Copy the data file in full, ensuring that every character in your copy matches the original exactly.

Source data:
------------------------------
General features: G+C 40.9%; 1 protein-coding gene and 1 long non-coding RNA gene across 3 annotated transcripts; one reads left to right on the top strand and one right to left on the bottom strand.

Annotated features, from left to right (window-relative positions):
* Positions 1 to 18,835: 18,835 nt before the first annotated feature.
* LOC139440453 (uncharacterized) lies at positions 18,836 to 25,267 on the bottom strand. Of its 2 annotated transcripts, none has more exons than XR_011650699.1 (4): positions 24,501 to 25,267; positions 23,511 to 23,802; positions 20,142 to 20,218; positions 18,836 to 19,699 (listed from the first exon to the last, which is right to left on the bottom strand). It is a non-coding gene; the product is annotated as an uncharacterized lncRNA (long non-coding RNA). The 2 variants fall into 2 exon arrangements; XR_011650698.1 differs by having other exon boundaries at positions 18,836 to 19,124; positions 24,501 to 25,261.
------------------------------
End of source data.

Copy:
General features: G+C 40.9%; 1 protein-coding gene and 1 long non-coding RNA gene across 3 annotated transcripts; one reads left to right on the top strand and one right to left on the bottom strand.

Annotated features, from left to right (window-relative positions):
* Positions 1 to 18,835: 18,835 nt before the first annotated feature.
* LOC139440453 (uncharacterized) lies at positions 18,836 to 25,267 on the bottom strand. Of its 2 annotated transcripts, none has more exons than XR_011650699.1 (4): positions 24,501 to 25,267; positions 23,511 to 23,802; positions 20,142 to 20,218; positions 18,836 to 19,699 (listed from the first exon to the last, which is right to left on the bottom strand). It is a non-coding gene; the product is annotated as an uncharacterized lncRNA (long non-coding RNA). The 2 variants fall into 2 exon arrangements; XR_011650698.1 differs by having other exon boundaries at positions 18,836 to 19,124; positions 24,501 to 25,261.